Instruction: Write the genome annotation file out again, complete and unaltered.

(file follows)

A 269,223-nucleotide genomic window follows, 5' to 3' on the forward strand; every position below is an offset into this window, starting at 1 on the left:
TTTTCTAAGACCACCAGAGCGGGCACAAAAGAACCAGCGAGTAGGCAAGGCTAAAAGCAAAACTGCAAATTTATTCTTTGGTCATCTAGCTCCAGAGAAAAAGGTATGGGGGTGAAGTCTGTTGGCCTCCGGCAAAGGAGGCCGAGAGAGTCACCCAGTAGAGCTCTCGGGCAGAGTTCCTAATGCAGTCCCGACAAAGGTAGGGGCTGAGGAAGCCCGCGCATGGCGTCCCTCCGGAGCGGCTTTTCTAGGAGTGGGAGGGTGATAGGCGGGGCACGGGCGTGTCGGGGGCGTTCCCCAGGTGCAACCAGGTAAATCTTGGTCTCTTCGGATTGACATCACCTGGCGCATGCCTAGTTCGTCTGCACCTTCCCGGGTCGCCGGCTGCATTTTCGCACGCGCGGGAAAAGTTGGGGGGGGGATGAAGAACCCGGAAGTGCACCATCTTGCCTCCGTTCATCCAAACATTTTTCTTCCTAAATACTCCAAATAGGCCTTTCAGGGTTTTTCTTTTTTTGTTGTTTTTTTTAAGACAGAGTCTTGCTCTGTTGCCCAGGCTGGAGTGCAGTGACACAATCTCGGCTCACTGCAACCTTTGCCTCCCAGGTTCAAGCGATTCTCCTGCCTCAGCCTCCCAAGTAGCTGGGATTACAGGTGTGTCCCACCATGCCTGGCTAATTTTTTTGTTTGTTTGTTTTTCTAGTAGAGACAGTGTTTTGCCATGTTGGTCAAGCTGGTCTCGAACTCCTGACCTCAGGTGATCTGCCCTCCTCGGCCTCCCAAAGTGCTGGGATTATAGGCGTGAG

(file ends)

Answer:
A 269,223-nucleotide genomic window follows, 5' to 3' on the forward strand; every position below is an offset into this window, starting at 1 on the left:
TTTTCTAAGACCACCAGAGCGGGCACAAAAGAACCAGCGAGTAGGCAAGGCTAAAAGCAAAACTGCAAATTTATTCTTTGGTCATCTAGCTCCAGAGAAAAAGGTATGGGGGTGAAGTCTGTTGGCCTCCGGCAAAGGAGGCCGAGAGAGTCACCCAGTAGAGCTCTCGGGCAGAGTTCCTAATGCAGTCCCGACAAAGGTAGGGGCTGAGGAAGCCCGCGCATGGCGTCCCTCCGGAGCGGCTTTTCTAGGAGTGGGAGGGTGATAGGCGGGGCACGGGCGTGTCGGGGGCGTTCCCCAGGTGCAACCAGGTAAATCTTGGTCTCTTCGGATTGACATCACCTGGCGCATGCCTAGTTCGTCTGCACCTTCCCGGGTCGCCGGCTGCATTTTCGCACGCGCGGGAAAAGTTGGGGGGGGGATGAAGAACCCGGAAGTGCACCATCTTGCCTCCGTTCATCCAAACATTTTTCTTCCTAAATACTCCAAATAGGCCTTTCAGGGTTTTTCTTTTTTTGTTGTTTTTTTTAAGACAGAGTCTTGCTCTGTTGCCCAGGCTGGAGTGCAGTGACACAATCTCGGCTCACTGCAACCTTTGCCTCCCAGGTTCAAGCGATTCTCCTGCCTCAGCCTCCCAAGTAGCTGGGATTACAGGTGTGTCCCACCATGCCTGGCTAATTTTTTTGTTTGTTTGTTTTTCTAGTAGAGACAGTGTTTTGCCATGTTGGTCAAGCTGGTCTCGAACTCCTGACCTCAGGTGATCTGCCCTCCTCGGCCTCCCAAAGTGCTGGGATTATAGGCGTGAG